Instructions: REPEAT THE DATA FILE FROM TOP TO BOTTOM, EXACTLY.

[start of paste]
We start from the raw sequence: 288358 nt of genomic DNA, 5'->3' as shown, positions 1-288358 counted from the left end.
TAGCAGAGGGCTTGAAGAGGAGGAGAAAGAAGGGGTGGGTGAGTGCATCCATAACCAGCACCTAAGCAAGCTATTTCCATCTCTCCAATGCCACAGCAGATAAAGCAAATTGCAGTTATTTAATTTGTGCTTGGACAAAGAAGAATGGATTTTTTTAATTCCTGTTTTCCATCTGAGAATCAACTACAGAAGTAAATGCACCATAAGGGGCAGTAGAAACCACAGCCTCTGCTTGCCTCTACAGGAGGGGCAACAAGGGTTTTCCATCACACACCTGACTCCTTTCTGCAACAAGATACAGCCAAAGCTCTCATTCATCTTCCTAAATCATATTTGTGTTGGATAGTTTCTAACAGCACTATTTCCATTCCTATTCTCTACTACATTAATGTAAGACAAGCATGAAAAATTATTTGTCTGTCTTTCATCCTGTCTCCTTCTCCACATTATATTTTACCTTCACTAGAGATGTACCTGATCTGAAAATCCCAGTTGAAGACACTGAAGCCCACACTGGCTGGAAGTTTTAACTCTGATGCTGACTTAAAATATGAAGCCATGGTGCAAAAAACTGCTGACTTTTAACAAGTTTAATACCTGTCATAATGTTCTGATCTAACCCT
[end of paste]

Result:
We start from the raw sequence: 288358 nt of genomic DNA, 5'->3' as shown, positions 1-288358 counted from the left end.
TAGCAGAGGGCTTGAAGAGGAGGAGAAAGAAGGGGTGGGTGAGTGCATCCATAACCAGCACCTAAGCAAGCTATTTCCATCTCTCCAATGCCACAGCAGATAAAGCAAATTGCAGTTATTTAATTTGTGCTTGGACAAAGAAGAATGGATTTTTTTAATTCCTGTTTTCCATCTGAGAATCAACTACAGAAGTAAATGCACCATAAGGGGCAGTAGAAACCACAGCCTCTGCTTGCCTCTACAGGAGGGGCAACAAGGGTTTTCCATCACACACCTGACTCCTTTCTGCAACAAGATACAGCCAAAGCTCTCATTCATCTTCCTAAATCATATTTGTGTTGGATAGTTTCTAACAGCACTATTTCCATTCCTATTCTCTACTACATTAATGTAAGACAAGCATGAAAAATTATTTGTCTGTCTTTCATCCTGTCTCCTTCTCCACATTATATTTTACCTTCACTAGAGATGTACCTGATCTGAAAATCCCAGTTGAAGACACTGAAGCCCACACTGGCTGGAAGTTTTAACTCTGATGCTGACTTAAAATATGAAGCCATGGTGCAAAAAACTGCTGACTTTTAACAAGTTTAATACCTGTCATAATGTTCTGATCTAACCCT